ABUJA, Nigeria — Nigeria’s Paralympic athletes are gearing up for a strong performance at this year’s Paralympic games in Brazil.
In the 2008 Beijing Olympics, Nigeria’s Olympic team did worse than they had in the past 20 years, failing to bring home a medal and prompting President Goodluck Jonathan to declare that the country needed to completely rehaul its sports administration.
Days later, at the Paralympics games, however, Nigeria’s Paralympic athletes were able to regain some national pride by winning 13 medals in weightlifting, breaking several world records.
The success of Nigeria’s Paralympic team brought hope to millions of disabled Nigerians who have suffered as a result of polio, which is widespread throughout the country.
Nigeria, along with Afghanistan and Pakistan, is one of only three countries where polio has yet to be eradicated. The persistence of this preventable disease is in large part due to conspiracy theories that polio vaccinations are part of a Western white plot to eradicate Muslim populations.
With most polio cases in Nigeria contained in the mostly Muslim north, encompassing regions such as Borno, Jigawa, Kano, Katsina, Kebbi, Sokoto, Yobe and Zamfara, the existence of the disease has served to disable a vast swath of the Nigerian population.
In a country where people who have contracted polio and become disabled are normally associated with begging, the success of the Paralympic champions at the 2012 Olympic Games served to lift spirits nationwide.
In part, Nigeria’s Paralympic athletes success can be attributed to their focus on particular sports that can be practiced in slums or low-income neighborhoods and don’t require high-tech sports facilities.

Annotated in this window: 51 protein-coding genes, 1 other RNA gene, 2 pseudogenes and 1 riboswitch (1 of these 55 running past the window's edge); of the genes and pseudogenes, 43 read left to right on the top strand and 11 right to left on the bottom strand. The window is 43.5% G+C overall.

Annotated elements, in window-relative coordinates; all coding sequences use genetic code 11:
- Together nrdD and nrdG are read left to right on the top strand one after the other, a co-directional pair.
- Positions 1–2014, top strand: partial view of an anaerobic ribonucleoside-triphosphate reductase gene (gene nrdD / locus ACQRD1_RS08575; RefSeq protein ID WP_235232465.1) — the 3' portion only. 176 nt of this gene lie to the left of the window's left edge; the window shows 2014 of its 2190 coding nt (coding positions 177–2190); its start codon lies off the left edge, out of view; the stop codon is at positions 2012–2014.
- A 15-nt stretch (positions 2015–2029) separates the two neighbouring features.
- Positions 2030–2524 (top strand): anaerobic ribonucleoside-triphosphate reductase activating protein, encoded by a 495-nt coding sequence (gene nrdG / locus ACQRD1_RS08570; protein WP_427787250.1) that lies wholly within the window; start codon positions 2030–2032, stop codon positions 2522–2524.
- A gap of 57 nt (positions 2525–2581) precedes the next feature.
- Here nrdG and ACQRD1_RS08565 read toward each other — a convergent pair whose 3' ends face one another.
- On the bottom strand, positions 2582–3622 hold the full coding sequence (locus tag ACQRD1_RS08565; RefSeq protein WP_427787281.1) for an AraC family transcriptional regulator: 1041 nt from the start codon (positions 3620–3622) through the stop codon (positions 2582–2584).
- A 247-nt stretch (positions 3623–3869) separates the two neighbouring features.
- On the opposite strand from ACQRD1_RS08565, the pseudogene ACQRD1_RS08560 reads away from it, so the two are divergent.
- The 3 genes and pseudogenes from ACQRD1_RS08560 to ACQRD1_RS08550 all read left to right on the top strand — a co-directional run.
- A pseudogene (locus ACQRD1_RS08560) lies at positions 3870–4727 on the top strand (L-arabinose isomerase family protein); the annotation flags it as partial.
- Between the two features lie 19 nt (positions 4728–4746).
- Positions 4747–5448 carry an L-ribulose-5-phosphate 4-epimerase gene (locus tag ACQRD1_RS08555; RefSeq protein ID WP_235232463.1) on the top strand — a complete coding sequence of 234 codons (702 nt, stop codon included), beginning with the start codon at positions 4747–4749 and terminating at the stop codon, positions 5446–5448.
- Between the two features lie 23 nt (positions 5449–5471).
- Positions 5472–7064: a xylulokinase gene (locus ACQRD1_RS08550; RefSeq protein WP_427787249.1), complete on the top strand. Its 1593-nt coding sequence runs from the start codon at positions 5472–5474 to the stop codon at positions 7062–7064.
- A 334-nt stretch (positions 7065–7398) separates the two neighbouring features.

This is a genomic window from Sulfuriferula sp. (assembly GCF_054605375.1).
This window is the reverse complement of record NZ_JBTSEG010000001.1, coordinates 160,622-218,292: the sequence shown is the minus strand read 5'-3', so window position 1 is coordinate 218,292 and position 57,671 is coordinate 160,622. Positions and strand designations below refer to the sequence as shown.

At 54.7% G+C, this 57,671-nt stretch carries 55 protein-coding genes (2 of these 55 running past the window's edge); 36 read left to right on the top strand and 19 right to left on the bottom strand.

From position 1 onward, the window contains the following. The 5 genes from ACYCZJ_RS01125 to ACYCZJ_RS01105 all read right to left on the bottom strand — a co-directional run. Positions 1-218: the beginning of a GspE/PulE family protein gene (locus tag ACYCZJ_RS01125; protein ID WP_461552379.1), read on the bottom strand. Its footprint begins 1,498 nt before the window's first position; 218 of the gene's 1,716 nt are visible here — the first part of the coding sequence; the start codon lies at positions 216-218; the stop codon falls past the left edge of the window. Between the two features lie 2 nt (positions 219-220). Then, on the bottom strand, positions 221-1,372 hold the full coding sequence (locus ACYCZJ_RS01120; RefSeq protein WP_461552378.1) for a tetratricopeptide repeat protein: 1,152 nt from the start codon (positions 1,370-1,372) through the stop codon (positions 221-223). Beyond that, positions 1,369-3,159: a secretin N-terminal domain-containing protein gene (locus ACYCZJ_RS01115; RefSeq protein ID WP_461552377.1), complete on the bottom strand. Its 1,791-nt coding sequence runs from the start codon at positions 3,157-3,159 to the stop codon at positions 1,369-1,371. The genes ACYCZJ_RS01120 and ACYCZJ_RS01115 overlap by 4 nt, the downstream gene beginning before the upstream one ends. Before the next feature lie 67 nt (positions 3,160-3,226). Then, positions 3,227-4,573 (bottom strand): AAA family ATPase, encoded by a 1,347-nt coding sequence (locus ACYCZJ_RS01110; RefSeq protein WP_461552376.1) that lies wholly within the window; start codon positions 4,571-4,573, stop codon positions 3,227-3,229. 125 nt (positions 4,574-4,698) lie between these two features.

According to Edem Solomon, a gym instructor, Paralympians are so excellent at weightlifting not only because it doesn’t require the use or mobility of the legs, but also because it can be practiced almost anywhere.
“Nigerians love weightlifting, but we have to improvise,” Mr. Solomon said. “A lot of people where I am from would normally go to a mechanic for a lump of metal and attach it to some concrete.”
Following the 2012 games, Silver Ezikpe, a Nigerian Paralympian, appealed to the Para-Athletics Federation of Nigeria to ensure adequate preparations are put in place.
“Para-games provide a major means of livelihood for most physically-challenged in the country,” Mr. Ezikpe said.
Outside of the games, the success of Nigeria’s Paralympic team served to inspire Nigerians to focus more energy on helping disabled and polio-ridden Nigerians excel in everyday life.
“[Nigeria’s Paralympic athletes] have made us realize we have to give physically challenged people more opportunities in this country,” said Odemuyiwa Tomori, a Lagos local. “They have made Nigerians proud in a way we haven’t been for a long time.”